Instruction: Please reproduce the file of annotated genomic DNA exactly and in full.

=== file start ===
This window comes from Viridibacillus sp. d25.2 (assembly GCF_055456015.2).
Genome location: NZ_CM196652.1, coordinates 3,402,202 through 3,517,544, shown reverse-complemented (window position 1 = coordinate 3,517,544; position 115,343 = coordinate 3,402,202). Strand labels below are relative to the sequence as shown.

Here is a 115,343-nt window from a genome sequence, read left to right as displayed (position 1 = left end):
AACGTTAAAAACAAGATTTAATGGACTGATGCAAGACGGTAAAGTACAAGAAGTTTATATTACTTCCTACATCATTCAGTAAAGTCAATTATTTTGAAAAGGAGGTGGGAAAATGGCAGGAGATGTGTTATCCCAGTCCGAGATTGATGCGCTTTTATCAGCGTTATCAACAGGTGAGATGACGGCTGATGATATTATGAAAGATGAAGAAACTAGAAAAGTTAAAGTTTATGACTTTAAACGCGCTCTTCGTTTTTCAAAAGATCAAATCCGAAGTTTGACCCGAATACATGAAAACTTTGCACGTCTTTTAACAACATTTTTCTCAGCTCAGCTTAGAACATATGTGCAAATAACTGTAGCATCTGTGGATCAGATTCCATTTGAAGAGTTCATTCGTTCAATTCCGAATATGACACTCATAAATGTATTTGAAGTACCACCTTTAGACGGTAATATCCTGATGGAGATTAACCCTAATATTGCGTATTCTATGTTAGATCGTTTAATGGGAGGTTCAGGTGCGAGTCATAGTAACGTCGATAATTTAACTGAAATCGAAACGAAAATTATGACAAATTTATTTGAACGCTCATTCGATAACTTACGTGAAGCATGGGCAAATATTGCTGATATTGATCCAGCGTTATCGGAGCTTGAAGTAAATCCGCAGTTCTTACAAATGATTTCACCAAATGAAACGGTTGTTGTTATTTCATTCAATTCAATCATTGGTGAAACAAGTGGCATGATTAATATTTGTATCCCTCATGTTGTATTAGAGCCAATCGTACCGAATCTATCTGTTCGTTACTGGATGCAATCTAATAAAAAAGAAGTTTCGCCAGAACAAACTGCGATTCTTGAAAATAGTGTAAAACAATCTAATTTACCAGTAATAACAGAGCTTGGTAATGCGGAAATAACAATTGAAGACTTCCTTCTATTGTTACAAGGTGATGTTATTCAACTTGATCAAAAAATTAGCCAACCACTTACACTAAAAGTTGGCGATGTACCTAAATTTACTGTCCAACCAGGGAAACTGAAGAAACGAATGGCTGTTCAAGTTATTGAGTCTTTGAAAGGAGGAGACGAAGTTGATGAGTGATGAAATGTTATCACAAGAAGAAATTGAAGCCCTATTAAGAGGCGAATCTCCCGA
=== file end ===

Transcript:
This window comes from Viridibacillus sp. d25.2 (assembly GCF_055456015.2).
Genome location: NZ_CM196652.1, coordinates 3,402,202 through 3,517,544, shown reverse-complemented (window position 1 = coordinate 3,517,544; position 115,343 = coordinate 3,402,202). Strand labels below are relative to the sequence as shown.

Here is a 115,343-nt window from a genome sequence, read left to right as displayed (position 1 = left end):
AACGTTAAAAACAAGATTTAATGGACTGATGCAAGACGGTAAAGTACAAGAAGTTTATATTACTTCCTACATCATTCAGTAAAGTCAATTATTTTGAAAAGGAGGTGGGAAAATGGCAGGAGATGTGTTATCCCAGTCCGAGATTGATGCGCTTTTATCAGCGTTATCAACAGGTGAGATGACGGCTGATGATATTATGAAAGATGAAGAAACTAGAAAAGTTAAAGTTTATGACTTTAAACGCGCTCTTCGTTTTTCAAAAGATCAAATCCGAAGTTTGACCCGAATACATGAAAACTTTGCACGTCTTTTAACAACATTTTTCTCAGCTCAGCTTAGAACATATGTGCAAATAACTGTAGCATCTGTGGATCAGATTCCATTTGAAGAGTTCATTCGTTCAATTCCGAATATGACACTCATAAATGTATTTGAAGTACCACCTTTAGACGGTAATATCCTGATGGAGATTAACCCTAATATTGCGTATTCTATGTTAGATCGTTTAATGGGAGGTTCAGGTGCGAGTCATAGTAACGTCGATAATTTAACTGAAATCGAAACGAAAATTATGACAAATTTATTTGAACGCTCATTCGATAACTTACGTGAAGCATGGGCAAATATTGCTGATATTGATCCAGCGTTATCGGAGCTTGAAGTAAATCCGCAGTTCTTACAAATGATTTCACCAAATGAAACGGTTGTTGTTATTTCATTCAATTCAATCATTGGTGAAACAAGTGGCATGATTAATATTTGTATCCCTCATGTTGTATTAGAGCCAATCGTACCGAATCTATCTGTTCGTTACTGGATGCAATCTAATAAAAAAGAAGTTTCGCCAGAACAAACTGCGATTCTTGAAAATAGTGTAAAACAATCTAATTTACCAGTAATAACAGAGCTTGGTAATGCGGAAATAACAATTGAAGACTTCCTTCTATTGTTACAAGGTGATGTTATTCAACTTGATCAAAAAATTAGCCAACCACTTACACTAAAAGTTGGCGATGTACCTAAATTTACTGTCCAACCAGGGAAACTGAAGAAACGAATGGCTGTTCAAGTTATTGAGTCTTTGAAAGGAGGAGACGAAGTTGATGAGTGATGAAATGTTATCACAAGAAGAAATTGAAGCCCTATTAAGAGGCGAATCTCCCGA